Older adults lost $600 million to fraud in 2020, when the pandemic fueled spikes in almost all top categories of fraud, federal officials say.
The figures are from the Federal Trade Commission, which noted that losses in many top categories of frauds spiked in 2020 compared to a year earlier. According to the FTC, online shopping scams rose 129 percent; business impostor frauds, 88 percent; investment frauds, 84 percent; romance scams, 66 percent; tech-support scams, 55 percent; sweepstakes and related frauds, 35 percent and family and friend impostors, 20 percent.
Losses in two categories — timeshare sales and timeshare resales — inched upward by 3 percent year-over-year, and in one top category, government impostor frauds, losses declined by 5 percent.
Here are the 10 costliest scams
For adults ages 60-plus, the costliest frauds last year involved:
1. Romance Scams $139 million in losses
2. Prizes, Sweepstakes and Lotteries: $69 million in losses
3. Business impostors, $65 million
4. Government impostors, $58 million
5. Investments, $47 million
6. Tech Support, $37 million
7. Online Shopping, $33 million
8. Impostor: Family/Friends, $21 million
9. Timeshare Sales, $17.4 million
10. Timeshare Resales, $13 million
There is no mistaking the pandemic’s impact on frauds impacting adults ages 60-plus, with losses of $104 million arising from some 26,518 complaints. The problems included undelivered protective gear, false claims about COVID-19 treatments and cures, and scams involving government relief programs, among others.
Overall, there were 334,411 fraud complaints from adults 60-plus in 2020, up from 318,850 in 2019, when there were $440 million in losses for this group.
The findings were presented last week during a hearing held by the U.S. Senate Special Committee on Aging. Sen. Bob Casey (D-Penn.), committee chairman, and Sen. Tim Scott (R-S.C.), said in a joint statement that the coronavirus pandemic exacerbated risks for older people and made them “even more vulnerable to scammers and schemes.”
“Fraudsters saw an opportunity and pounced,” Casey said. “They preyed on the fear and uncertainty surrounding the disease, as well as the loneliness and isolation that resulted from the pandemic. People were longing for human contact and a friendly voice on the phone or a beckoning message on Facebook that became harder to turn away from.”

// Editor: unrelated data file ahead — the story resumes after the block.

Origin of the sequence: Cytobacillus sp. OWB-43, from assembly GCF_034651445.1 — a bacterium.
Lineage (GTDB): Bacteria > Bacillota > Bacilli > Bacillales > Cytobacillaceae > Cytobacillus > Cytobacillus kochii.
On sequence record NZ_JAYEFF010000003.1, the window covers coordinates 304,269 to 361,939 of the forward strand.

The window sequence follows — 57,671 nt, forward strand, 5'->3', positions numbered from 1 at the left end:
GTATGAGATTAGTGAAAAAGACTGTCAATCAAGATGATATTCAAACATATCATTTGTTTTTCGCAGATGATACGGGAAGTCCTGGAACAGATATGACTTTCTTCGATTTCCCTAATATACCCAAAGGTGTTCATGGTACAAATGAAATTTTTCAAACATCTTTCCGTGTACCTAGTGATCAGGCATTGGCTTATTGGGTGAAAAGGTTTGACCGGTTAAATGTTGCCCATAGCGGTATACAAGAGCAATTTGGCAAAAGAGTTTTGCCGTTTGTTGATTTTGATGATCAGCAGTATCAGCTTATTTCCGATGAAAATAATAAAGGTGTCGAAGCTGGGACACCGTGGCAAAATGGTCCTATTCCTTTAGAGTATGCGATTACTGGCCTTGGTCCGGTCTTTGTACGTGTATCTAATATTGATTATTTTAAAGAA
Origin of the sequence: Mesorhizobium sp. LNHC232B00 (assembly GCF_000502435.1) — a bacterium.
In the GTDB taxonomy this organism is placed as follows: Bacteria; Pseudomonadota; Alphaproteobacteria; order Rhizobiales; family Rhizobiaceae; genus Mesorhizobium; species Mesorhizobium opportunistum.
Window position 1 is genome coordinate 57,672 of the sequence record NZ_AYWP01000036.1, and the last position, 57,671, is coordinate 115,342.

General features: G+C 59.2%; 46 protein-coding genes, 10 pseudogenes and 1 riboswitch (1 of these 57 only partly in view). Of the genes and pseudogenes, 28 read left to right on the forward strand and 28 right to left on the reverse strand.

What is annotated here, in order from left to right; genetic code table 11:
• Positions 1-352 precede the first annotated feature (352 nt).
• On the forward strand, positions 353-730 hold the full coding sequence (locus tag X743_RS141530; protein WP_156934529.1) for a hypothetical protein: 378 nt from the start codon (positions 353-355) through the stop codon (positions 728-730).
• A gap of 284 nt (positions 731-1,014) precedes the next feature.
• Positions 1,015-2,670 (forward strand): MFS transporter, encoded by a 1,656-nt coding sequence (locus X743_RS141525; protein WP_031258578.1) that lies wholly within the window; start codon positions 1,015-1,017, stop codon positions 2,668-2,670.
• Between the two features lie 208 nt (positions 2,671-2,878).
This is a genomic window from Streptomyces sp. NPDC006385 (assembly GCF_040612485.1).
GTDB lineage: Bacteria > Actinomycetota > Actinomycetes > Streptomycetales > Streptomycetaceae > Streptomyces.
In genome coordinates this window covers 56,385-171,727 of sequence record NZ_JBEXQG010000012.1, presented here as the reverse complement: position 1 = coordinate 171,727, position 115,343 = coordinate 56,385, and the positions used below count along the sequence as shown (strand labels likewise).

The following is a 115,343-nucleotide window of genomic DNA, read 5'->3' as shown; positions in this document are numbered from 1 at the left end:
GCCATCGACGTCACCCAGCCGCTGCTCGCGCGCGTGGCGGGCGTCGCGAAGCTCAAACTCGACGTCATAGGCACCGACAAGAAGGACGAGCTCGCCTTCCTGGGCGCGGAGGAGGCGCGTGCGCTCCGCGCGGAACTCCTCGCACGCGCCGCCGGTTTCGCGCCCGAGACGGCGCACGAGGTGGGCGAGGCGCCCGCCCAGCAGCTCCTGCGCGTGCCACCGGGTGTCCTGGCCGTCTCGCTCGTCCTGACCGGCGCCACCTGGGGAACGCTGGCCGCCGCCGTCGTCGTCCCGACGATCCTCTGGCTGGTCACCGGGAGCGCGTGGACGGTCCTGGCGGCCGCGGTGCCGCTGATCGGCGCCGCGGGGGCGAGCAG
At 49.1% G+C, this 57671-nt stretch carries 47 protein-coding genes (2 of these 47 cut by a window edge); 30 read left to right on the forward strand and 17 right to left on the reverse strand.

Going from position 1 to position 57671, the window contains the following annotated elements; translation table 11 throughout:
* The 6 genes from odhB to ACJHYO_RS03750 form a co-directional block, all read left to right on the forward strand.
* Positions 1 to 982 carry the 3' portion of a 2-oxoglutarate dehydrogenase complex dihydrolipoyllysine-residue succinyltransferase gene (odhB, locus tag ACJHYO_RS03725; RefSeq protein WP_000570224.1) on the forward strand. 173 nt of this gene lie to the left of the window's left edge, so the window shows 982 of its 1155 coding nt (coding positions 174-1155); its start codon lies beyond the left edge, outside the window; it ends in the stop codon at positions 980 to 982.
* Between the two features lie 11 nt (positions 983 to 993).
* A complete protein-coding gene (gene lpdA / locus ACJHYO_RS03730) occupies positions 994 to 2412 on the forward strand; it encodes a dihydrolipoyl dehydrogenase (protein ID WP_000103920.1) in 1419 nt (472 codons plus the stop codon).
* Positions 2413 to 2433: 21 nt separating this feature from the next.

Scott added: “It’s just disgusting and heartbreaking to hear so many stories from so many seniors who had had to deal with the challenges of fraud.”
Other key points at the hearing
- Social media increasingly is being used to target adults 60-plus for fraud, with 5,169 reports in 2020 compared to 1,955 a year earlier. Alarmingly, there have been 5,998 complaints involving social media during just the first six months of 2021, an FTC official said.
- Reports of bank transfers and payments made by older adults in fraud cases more than doubled in 2020 to $31 million, compared to a year earlier, and cryptocurrency payments more than tripled to $12 million during the period. The growth in romance scams drove these increases.
- Victims most often paid fraudsters using credit cards, incurring $44 million in losses in 2020, but a less common method of payment, wire transfers, led to steeper losses — $112 million.
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Government impersonators a big problem
The Senate committee also released the top scams reported to its fraud helpline, 855-303-9470, from 2015 and 2020. These scams and the number of complaints were:
- Government impersonators, 3,383
- Sweepstakes scams, 639
- Illegal robocalls and unsolicited phone calls, 636
- Computer scams, 445
- Grandparent scams, 368
These statistics, and helpful advice from the committee on how to fight fraud, are in a downloadable report.
With respect to the FTC statistics, it’s important to know that they do not reflect all frauds impacting adults ages 60 and older because only about 45 percent of complainants in 2020 specified their age. The statistics represent complaints to the FTC and its public and private partners, including AARP's Fraud Watch Network Helpline. Consumers may file a report to the FTC online.
Editor's Note: This article was originally published on October 20, 2020 and since has been updated with new figures concerning top scams targeting older adults.